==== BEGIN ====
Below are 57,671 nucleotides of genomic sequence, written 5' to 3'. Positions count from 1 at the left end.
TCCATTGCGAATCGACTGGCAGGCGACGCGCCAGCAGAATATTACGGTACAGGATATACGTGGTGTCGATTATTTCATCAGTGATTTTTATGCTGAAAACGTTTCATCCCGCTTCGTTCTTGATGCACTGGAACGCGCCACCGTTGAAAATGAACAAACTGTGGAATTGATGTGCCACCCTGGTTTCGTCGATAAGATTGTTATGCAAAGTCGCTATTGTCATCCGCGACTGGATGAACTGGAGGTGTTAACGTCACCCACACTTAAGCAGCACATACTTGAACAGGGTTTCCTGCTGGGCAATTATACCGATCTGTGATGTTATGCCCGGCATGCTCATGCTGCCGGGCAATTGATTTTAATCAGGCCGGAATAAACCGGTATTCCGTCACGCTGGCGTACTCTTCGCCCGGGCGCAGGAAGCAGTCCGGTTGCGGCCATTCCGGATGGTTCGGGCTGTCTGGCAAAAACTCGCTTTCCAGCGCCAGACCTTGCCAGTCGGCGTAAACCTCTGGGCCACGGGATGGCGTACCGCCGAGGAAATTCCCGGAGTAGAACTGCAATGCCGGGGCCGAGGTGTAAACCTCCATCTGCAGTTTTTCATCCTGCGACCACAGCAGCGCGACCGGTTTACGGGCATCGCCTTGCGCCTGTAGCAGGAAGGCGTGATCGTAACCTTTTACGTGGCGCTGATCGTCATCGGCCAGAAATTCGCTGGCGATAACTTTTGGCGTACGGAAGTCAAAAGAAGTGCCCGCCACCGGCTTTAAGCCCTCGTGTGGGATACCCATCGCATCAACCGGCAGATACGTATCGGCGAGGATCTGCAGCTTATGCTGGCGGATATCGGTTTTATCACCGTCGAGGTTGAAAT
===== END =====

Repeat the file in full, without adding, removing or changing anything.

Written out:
Below are 57,671 nucleotides of genomic sequence, written 5' to 3'. Positions count from 1 at the left end.
TCCATTGCGAATCGACTGGCAGGCGACGCGCCAGCAGAATATTACGGTACAGGATATACGTGGTGTCGATTATTTCATCAGTGATTTTTATGCTGAAAACGTTTCATCCCGCTTCGTTCTTGATGCACTGGAACGCGCCACCGTTGAAAATGAACAAACTGTGGAATTGATGTGCCACCCTGGTTTCGTCGATAAGATTGTTATGCAAAGTCGCTATTGTCATCCGCGACTGGATGAACTGGAGGTGTTAACGTCACCCACACTTAAGCAGCACATACTTGAACAGGGTTTCCTGCTGGGCAATTATACCGATCTGTGATGTTATGCCCGGCATGCTCATGCTGCCGGGCAATTGATTTTAATCAGGCCGGAATAAACCGGTATTCCGTCACGCTGGCGTACTCTTCGCCCGGGCGCAGGAAGCAGTCCGGTTGCGGCCATTCCGGATGGTTCGGGCTGTCTGGCAAAAACTCGCTTTCCAGCGCCAGACCTTGCCAGTCGGCGTAAACCTCTGGGCCACGGGATGGCGTACCGCCGAGGAAATTCCCGGAGTAGAACTGCAATGCCGGGGCCGAGGTGTAAACCTCCATCTGCAGTTTTTCATCCTGCGACCACAGCAGCGCGACCGGTTTACGGGCATCGCCTTGCGCCTGTAGCAGGAAGGCGTGATCGTAACCTTTTACGTGGCGCTGATCGTCATCGGCCAGAAATTCGCTGGCGATAACTTTTGGCGTACGGAAGTCAAAAGAAGTGCCCGCCACCGGCTTTAAGCCCTCGTGTGGGATACCCATCGCATCAACCGGCAGATACGTATCGGCGAGGATCTGCAGCTTATGCTGGCGGATATCGGTTTTATCACCGTCGAGGTTGAAAT